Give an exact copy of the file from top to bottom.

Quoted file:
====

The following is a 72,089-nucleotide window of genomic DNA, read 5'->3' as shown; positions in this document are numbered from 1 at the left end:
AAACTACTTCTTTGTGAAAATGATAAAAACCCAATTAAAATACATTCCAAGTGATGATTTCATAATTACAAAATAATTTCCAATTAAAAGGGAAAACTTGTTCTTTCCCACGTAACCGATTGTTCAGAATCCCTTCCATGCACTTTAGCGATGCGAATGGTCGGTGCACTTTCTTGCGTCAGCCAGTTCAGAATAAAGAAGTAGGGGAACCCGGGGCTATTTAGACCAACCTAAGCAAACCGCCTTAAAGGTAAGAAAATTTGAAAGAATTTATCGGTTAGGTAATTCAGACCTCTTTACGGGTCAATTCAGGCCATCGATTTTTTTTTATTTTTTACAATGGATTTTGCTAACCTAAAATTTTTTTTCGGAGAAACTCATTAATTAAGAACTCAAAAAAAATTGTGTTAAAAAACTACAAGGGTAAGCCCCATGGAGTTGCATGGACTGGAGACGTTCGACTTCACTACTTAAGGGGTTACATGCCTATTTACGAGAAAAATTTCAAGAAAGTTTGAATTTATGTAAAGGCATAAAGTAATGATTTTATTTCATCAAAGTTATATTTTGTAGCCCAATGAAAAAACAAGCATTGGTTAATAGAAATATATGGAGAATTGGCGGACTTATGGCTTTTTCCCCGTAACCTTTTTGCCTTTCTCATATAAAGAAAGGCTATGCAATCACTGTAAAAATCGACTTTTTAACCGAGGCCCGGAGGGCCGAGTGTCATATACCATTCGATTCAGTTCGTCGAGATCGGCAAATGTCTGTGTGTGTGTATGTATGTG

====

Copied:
The following is a 72,089-nucleotide window of genomic DNA, read 5'->3' as shown; positions in this document are numbered from 1 at the left end:
AAACTACTTCTTTGTGAAAATGATAAAAACCCAATTAAAATACATTCCAAGTGATGATTTCATAATTACAAAATAATTTCCAATTAAAAGGGAAAACTTGTTCTTTCCCACGTAACCGATTGTTCAGAATCCCTTCCATGCACTTTAGCGATGCGAATGGTCGGTGCACTTTCTTGCGTCAGCCAGTTCAGAATAAAGAAGTAGGGGAACCCGGGGCTATTTAGACCAACCTAAGCAAACCGCCTTAAAGGTAAGAAAATTTGAAAGAATTTATCGGTTAGGTAATTCAGACCTCTTTACGGGTCAATTCAGGCCATCGATTTTTTTTTATTTTTTACAATGGATTTTGCTAACCTAAAATTTTTTTTCGGAGAAACTCATTAATTAAGAACTCAAAAAAAATTGTGTTAAAAAACTACAAGGGTAAGCCCCATGGAGTTGCATGGACTGGAGACGTTCGACTTCACTACTTAAGGGGTTACATGCCTATTTACGAGAAAAATTTCAAGAAAGTTTGAATTTATGTAAAGGCATAAAGTAATGATTTTATTTCATCAAAGTTATATTTTGTAGCCCAATGAAAAAACAAGCATTGGTTAATAGAAATATATGGAGAATTGGCGGACTTATGGCTTTTTCCCCGTAACCTTTTTGCCTTTCTCATATAAAGAAAGGCTATGCAATCACTGTAAAAATCGACTTTTTAACCGAGGCCCGGAGGGCCGAGTGTCATATACCATTCGATTCAGTTCGTCGAGATCGGCAAATGTCTGTGTGTGTGTATGTATGTG